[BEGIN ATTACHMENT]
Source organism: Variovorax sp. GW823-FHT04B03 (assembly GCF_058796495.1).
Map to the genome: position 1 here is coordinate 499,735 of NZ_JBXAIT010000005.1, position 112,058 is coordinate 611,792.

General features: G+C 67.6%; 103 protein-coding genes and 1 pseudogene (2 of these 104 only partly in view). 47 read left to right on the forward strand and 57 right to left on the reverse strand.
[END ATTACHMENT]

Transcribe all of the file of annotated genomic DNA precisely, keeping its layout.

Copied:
Source organism: Variovorax sp. GW823-FHT04B03 (assembly GCF_058796495.1).
Map to the genome: position 1 here is coordinate 499,735 of NZ_JBXAIT010000005.1, position 112,058 is coordinate 611,792.

General features: G+C 67.6%; 103 protein-coding genes and 1 pseudogene (2 of these 104 only partly in view). 47 read left to right on the forward strand and 57 right to left on the reverse strand.